Open source security bugs uncovered

Government project finds thousands of open source flaws.

A US Department of Homeland Security (DHS) bug-fixing scheme has uncovered an average of one security glitch per 1,000 lines of code in 180 widely used open source software projects.

The program, called the Open Source Hardening Project, is sponsored by the DHS and carried out by Coverity and Stanford University. Launched in March 2006, the US$300,000 project was initially launched to review the code of 180 open source software projects frequently used by developers of government websites and application developers.

All the software scrutinized was found to have significant numbers of security flaws, Coverity said on Wednesday. Since 2006 the project has helped fix 7,826 open source flaws in 250 projects, out of 50 million lines of code scanned, the company said.

Coverity also scans proprietary software, handling about 400 product lines for private customers, but said its private clients don't tend to disclose information about bugs found in their products.

Many of the open source projects scanned have been assiduous in repairing the bugs that have turned up, and on Wednesday Coverity advanced the first batch of 11 open source projects to its second stage of the bug-cleansing process, called Rung 2. Many more remain on Rung 1 or even Rung 0, meaning they haven't yet begun to fix the flaws identified.

The 11 projects are Amanda, NTP, OpenPAM, OpenVPN, Overdose, Perl, PHP, Postfix, Python, Samba, and TCL. Other popular software the project has scrutinized include Apache, the Linux kernel and Firefox.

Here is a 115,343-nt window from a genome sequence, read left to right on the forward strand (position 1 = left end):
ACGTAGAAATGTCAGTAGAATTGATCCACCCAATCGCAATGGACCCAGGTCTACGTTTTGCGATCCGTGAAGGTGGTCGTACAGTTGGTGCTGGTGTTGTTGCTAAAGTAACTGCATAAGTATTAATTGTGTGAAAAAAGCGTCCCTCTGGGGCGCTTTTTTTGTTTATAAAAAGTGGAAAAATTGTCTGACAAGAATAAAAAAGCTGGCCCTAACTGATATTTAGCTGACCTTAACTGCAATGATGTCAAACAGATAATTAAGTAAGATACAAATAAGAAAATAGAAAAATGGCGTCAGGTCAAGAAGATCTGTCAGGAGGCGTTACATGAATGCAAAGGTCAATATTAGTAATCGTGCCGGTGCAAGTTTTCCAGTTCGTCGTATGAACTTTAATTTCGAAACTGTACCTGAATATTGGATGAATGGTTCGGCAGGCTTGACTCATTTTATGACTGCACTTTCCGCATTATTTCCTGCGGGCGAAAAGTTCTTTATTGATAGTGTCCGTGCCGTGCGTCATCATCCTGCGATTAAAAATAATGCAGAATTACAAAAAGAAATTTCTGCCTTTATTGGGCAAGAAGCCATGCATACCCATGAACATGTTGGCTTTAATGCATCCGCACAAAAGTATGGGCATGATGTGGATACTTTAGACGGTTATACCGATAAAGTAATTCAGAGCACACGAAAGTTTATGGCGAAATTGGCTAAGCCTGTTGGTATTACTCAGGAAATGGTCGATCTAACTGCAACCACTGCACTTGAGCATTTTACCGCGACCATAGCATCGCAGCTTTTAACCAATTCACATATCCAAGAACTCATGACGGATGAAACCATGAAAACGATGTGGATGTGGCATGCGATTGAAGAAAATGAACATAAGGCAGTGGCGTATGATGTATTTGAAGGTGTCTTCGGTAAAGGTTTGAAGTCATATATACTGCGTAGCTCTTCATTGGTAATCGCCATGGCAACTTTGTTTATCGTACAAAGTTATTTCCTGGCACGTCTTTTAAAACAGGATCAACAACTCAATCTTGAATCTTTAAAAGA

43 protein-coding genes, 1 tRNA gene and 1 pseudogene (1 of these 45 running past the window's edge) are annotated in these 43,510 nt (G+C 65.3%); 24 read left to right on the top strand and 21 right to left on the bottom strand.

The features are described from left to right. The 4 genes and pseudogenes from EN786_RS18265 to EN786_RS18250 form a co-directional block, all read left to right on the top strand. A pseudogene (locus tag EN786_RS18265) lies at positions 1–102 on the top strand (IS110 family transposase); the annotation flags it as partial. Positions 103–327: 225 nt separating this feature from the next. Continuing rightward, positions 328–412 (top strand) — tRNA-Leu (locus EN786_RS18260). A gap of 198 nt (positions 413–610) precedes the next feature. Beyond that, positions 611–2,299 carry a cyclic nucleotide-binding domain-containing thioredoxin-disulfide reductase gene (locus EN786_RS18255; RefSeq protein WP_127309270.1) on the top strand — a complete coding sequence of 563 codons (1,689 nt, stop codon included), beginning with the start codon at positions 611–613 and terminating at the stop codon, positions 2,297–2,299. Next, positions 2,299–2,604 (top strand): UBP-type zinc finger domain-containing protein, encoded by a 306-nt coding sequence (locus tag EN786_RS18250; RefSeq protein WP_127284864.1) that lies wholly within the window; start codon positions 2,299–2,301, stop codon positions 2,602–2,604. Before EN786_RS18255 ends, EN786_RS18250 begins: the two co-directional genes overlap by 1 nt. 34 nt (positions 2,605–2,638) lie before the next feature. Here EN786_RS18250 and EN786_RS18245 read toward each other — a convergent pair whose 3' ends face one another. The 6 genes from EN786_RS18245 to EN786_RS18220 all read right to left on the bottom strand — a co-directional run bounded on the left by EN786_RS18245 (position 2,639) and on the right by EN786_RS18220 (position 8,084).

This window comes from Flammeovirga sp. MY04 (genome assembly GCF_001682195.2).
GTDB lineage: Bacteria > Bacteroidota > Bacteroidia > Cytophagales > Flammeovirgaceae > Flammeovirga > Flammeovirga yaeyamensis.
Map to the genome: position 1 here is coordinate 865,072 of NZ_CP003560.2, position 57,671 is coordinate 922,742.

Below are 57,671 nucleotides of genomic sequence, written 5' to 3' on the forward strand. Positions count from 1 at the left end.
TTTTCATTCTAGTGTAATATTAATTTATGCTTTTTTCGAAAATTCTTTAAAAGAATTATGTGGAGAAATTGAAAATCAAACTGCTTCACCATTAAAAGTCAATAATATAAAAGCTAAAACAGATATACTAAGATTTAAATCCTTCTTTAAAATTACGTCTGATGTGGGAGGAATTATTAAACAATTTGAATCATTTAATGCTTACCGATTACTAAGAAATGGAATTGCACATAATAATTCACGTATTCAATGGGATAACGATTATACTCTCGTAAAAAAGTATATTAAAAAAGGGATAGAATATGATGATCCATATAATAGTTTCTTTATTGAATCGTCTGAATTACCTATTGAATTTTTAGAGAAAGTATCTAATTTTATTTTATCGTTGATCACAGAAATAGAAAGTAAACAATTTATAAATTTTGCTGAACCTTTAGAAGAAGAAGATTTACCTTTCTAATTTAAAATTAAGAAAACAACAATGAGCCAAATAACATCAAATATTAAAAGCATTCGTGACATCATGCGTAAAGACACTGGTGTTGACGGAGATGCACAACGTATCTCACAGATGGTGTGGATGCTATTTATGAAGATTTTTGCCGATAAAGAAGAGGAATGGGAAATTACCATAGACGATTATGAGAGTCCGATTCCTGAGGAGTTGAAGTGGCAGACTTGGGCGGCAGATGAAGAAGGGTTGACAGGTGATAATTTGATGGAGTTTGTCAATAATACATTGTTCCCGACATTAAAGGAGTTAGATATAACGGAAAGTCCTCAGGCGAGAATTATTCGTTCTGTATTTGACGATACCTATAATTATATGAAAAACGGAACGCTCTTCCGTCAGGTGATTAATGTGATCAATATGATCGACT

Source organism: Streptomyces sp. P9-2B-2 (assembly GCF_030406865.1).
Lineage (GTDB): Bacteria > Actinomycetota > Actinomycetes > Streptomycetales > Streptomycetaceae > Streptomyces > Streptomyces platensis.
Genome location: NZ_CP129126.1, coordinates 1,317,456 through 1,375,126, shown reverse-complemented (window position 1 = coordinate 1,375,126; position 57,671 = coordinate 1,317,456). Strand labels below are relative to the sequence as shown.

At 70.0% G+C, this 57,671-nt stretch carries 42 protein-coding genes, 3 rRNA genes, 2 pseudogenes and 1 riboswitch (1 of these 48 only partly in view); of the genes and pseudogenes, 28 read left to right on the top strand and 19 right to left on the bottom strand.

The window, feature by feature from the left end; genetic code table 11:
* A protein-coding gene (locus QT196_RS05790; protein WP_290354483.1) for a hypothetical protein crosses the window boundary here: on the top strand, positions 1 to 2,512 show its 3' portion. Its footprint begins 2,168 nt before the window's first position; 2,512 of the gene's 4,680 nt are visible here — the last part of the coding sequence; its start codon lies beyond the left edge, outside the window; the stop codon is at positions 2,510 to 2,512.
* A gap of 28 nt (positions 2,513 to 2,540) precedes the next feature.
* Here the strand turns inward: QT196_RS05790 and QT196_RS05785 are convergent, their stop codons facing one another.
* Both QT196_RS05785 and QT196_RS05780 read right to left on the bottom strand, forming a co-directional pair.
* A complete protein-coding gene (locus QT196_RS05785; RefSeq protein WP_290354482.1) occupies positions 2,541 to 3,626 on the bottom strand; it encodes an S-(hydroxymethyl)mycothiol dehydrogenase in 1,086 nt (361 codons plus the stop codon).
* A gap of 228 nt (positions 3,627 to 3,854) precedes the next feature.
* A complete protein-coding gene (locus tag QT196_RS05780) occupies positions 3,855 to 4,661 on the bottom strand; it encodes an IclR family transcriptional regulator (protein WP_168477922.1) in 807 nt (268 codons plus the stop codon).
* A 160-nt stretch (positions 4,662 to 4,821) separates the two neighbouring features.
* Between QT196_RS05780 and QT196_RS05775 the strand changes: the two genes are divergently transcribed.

Rung 2 is the highest security level yet reached under the DHS project, and was attained by eliminating several classes of security and quality defects, according to Coverity open source strategist David Maxwell.

For instance, 236 flaws were uncovered in 450,000 lines of Samba code, of which 228 have been corrected.

Having passed to the next level, Coverity will provide the projects with an updated version of its scanner product, which will allow developers to identify still more flaws.

The Rung 2 scanning service will be upgraded from version 2.4 to version 3.6 of Coverity's Prevent bug-scanning product, Coverity said. The latest version in commercial use is 3.8.

The bug checks are carried out via Coverity's Scan website.

Keep up with the latest tech news, reviews and previews by subscribing to the Good Gear Guide newsletter.

Matthew Broersma

Techworld.com

Comments

Comments are now closed.

Most Popular Reviews

Follow Us

Best Deals on GoodGearGuide

Shopping.com

Latest News Articles

Resources

GGG Evaluation Team

Kathy Cassidy

STYLISTIC Q702

First impression on unpacking the Q702 test unit was the solid feel and clean, minimalist styling.

Anthony Grifoni

STYLISTIC Q572

For work use, Microsoft Word and Excel programs pre-installed on the device are adequate for preparing short documents.

Steph Mundell

LIFEBOOK UH574

The Fujitsu LifeBook UH574 allowed for great mobility without being obnoxiously heavy or clunky. Its twelve hours of battery life did not disappoint.

Andrew Mitsi

STYLISTIC Q702

The screen was particularly good. It is bright and visible from most angles, however heat is an issue, particularly around the Windows button on the front, and on the back where the battery housing is located.

Simon Harriott

STYLISTIC Q702

My first impression after unboxing the Q702 is that it is a nice looking unit. Styling is somewhat minimalist but very effective. The tablet part, once detached, has a nice weight, and no buttons or switches are located in awkward or intrusive positions.

Latest Jobs

Don’t have an account? Sign up here

Don't have an account? Sign up now

Forgot password?